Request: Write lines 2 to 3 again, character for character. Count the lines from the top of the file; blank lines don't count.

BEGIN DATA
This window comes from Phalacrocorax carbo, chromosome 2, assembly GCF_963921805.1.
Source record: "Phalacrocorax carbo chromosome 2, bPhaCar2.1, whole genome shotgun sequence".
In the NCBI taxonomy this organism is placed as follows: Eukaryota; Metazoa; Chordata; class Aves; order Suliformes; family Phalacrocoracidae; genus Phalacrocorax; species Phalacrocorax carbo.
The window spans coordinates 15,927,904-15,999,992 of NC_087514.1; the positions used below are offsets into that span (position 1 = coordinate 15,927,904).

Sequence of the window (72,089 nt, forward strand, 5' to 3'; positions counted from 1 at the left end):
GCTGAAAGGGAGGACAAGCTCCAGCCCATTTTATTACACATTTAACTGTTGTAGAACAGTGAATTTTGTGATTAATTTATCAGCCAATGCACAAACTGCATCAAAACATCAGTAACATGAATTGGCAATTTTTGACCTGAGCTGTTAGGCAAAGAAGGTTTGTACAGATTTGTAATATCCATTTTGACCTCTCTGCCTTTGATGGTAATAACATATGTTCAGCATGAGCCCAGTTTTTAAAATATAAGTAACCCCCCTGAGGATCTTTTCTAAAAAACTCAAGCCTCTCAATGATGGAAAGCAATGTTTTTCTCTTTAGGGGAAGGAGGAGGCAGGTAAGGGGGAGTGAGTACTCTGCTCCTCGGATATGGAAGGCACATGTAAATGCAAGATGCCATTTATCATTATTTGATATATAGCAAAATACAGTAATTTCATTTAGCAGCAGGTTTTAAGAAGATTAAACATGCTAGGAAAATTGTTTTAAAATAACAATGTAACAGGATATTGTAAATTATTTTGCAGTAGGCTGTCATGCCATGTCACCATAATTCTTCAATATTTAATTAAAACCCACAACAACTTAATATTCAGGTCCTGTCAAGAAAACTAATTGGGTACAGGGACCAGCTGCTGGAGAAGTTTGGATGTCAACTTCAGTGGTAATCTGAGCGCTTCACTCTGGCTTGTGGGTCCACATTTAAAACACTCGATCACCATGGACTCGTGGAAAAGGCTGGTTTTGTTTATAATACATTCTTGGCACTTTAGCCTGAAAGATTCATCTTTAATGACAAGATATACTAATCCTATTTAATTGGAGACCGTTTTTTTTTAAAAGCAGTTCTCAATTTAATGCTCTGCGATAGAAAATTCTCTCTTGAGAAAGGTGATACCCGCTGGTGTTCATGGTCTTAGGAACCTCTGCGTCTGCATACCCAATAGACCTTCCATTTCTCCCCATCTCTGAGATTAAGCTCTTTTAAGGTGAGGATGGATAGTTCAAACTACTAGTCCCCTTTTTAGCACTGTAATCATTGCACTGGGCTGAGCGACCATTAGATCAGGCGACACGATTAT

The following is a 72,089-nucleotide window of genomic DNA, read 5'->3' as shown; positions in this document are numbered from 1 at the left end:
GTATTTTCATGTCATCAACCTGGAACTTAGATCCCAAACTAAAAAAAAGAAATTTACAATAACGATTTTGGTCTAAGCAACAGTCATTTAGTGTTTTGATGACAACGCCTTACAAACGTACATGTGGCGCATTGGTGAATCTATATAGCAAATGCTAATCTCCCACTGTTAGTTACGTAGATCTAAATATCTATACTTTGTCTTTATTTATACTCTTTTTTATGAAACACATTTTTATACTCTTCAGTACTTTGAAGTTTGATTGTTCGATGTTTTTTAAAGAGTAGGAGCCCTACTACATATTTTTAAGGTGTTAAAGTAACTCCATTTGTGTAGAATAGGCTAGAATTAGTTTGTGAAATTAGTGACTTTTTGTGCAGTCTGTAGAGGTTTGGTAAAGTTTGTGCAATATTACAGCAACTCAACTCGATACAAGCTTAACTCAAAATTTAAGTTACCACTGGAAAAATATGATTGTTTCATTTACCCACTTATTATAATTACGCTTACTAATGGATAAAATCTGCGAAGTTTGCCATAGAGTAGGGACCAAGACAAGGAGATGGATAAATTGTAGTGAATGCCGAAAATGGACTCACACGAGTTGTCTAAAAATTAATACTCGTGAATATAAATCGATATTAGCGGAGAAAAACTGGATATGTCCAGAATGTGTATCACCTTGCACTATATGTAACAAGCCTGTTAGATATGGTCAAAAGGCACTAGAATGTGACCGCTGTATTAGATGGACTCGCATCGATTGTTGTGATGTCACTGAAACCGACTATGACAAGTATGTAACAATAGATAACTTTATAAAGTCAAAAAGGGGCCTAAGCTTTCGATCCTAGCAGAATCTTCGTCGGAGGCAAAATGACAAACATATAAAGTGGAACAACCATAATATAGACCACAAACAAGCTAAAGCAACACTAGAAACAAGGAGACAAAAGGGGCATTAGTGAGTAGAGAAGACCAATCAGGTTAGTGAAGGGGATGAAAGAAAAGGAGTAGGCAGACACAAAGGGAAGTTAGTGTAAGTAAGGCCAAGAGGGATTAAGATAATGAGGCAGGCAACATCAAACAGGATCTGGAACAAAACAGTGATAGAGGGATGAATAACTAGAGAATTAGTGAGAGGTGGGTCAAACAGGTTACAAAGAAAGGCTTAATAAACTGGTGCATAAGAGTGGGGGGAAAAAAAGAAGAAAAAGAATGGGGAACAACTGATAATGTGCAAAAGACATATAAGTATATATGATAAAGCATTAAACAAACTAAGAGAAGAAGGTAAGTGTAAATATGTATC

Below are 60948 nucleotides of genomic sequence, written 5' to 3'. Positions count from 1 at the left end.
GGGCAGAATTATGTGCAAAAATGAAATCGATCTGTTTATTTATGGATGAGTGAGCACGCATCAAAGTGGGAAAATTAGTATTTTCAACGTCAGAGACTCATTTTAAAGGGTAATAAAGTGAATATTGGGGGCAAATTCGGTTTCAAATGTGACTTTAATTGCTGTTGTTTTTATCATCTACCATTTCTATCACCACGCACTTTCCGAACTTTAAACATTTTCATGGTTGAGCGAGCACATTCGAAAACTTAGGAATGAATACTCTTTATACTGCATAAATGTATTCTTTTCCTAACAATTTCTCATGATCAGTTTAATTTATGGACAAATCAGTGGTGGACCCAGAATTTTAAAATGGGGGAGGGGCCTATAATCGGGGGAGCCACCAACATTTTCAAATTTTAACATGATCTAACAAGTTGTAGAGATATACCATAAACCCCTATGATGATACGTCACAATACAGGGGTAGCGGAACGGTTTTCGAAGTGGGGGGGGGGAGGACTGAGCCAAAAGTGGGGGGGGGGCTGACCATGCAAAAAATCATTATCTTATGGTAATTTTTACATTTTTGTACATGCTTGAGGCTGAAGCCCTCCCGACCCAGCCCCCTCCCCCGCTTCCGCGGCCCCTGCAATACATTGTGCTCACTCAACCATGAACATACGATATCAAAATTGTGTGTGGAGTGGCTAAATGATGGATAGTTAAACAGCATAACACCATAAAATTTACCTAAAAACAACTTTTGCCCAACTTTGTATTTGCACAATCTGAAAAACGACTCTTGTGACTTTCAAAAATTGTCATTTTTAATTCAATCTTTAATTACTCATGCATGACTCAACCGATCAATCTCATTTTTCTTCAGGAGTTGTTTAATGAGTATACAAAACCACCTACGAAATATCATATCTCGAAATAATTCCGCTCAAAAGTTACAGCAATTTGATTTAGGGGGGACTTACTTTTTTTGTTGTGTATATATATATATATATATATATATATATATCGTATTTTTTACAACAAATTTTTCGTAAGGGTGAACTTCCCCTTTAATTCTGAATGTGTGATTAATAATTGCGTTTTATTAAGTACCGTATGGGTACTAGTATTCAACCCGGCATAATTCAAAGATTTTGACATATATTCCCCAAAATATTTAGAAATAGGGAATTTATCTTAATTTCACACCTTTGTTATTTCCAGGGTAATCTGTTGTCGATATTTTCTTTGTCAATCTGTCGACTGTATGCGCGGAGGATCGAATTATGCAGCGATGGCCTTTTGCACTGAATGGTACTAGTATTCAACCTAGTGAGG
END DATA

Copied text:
Source record: "Phalacrocorax carbo chromosome 2, bPhaCar2.1, whole genome shotgun sequence".
In the NCBI taxonomy this organism is placed as follows: Eukaryota; Metazoa; Chordata; class Aves; order Suliformes; family Phalacrocoracidae; genus Phalacrocorax; species Phalacrocorax carbo.